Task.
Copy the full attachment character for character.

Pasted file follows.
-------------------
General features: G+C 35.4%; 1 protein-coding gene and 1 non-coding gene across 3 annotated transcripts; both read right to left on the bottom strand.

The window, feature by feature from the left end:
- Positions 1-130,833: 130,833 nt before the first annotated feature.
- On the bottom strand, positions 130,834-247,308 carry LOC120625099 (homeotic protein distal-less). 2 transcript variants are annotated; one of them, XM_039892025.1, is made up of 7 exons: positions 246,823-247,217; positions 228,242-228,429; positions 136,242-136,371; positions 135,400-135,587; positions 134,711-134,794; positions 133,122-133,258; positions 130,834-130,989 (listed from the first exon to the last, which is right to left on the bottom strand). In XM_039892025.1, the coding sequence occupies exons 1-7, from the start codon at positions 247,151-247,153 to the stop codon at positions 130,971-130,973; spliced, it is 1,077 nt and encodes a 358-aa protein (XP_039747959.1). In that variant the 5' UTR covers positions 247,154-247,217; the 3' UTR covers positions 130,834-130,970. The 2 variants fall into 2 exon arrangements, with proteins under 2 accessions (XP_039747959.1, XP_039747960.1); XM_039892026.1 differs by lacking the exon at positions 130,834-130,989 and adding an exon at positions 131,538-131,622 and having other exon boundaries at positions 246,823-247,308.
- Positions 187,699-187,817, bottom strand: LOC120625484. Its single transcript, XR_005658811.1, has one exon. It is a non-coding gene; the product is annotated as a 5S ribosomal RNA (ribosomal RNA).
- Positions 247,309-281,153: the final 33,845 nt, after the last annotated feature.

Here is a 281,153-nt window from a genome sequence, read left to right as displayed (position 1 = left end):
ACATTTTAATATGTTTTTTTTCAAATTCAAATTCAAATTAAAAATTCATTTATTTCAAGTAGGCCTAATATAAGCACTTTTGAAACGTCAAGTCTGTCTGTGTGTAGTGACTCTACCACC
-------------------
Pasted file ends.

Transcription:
General features: G+C 35.4%; 1 protein-coding gene and 1 non-coding gene across 3 annotated transcripts; both read right to left on the bottom strand.

The window, feature by feature from the left end:
- Positions 1-130,833: 130,833 nt before the first annotated feature.
- On the bottom strand, positions 130,834-247,308 carry LOC120625099 (homeotic protein distal-less). 2 transcript variants are annotated; one of them, XM_039892025.1, is made up of 7 exons: positions 246,823-247,217; positions 228,242-228,429; positions 136,242-136,371; positions 135,400-135,587; positions 134,711-134,794; positions 133,122-133,258; positions 130,834-130,989 (listed from the first exon to the last, which is right to left on the bottom strand). In XM_039892025.1, the coding sequence occupies exons 1-7, from the start codon at positions 247,151-247,153 to the stop codon at positions 130,971-130,973; spliced, it is 1,077 nt and encodes a 358-aa protein (XP_039747959.1). In that variant the 5' UTR covers positions 247,154-247,217; the 3' UTR covers positions 130,834-130,970. The 2 variants fall into 2 exon arrangements, with proteins under 2 accessions (XP_039747959.1, XP_039747960.1); XM_039892026.1 differs by lacking the exon at positions 130,834-130,989 and adding an exon at positions 131,538-131,622 and having other exon boundaries at positions 246,823-247,308.
- Positions 187,699-187,817, bottom strand: LOC120625484. Its single transcript, XR_005658811.1, has one exon. It is a non-coding gene; the product is annotated as a 5S ribosomal RNA (ribosomal RNA).
- Positions 247,309-281,153: the final 33,845 nt, after the last annotated feature.

Here is a 281,153-nt window from a genome sequence, read left to right as displayed (position 1 = left end):
ACATTTTAATATGTTTTTTTTCAAATTCAAATTCAAATTAAAAATTCATTTATTTCAAGTAGGCCTAATATAAGCACTTTTGAAACGTCAAGTCTGTCTGTGTGTAGTGACTCTACCACC